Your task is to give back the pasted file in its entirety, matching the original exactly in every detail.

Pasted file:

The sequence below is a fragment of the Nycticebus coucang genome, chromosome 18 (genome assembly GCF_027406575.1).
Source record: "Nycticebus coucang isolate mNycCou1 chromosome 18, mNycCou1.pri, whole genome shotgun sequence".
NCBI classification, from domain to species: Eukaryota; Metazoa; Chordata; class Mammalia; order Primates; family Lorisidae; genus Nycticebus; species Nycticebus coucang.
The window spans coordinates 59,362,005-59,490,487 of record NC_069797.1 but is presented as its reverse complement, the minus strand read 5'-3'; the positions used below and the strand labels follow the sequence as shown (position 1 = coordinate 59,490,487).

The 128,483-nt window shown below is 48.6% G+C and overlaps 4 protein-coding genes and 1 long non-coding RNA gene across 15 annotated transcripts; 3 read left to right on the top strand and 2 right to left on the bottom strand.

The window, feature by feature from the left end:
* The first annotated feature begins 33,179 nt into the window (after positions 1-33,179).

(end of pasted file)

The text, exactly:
The sequence below is a fragment of the Nycticebus coucang genome, chromosome 18 (genome assembly GCF_027406575.1).
Source record: "Nycticebus coucang isolate mNycCou1 chromosome 18, mNycCou1.pri, whole genome shotgun sequence".
NCBI classification, from domain to species: Eukaryota; Metazoa; Chordata; class Mammalia; order Primates; family Lorisidae; genus Nycticebus; species Nycticebus coucang.
The window spans coordinates 59,362,005-59,490,487 of record NC_069797.1 but is presented as its reverse complement, the minus strand read 5'-3'; the positions used below and the strand labels follow the sequence as shown (position 1 = coordinate 59,490,487).

The 128,483-nt window shown below is 48.6% G+C and overlaps 4 protein-coding genes and 1 long non-coding RNA gene across 15 annotated transcripts; 3 read left to right on the top strand and 2 right to left on the bottom strand.

The window, feature by feature from the left end:
* The first annotated feature begins 33,179 nt into the window (after positions 1-33,179).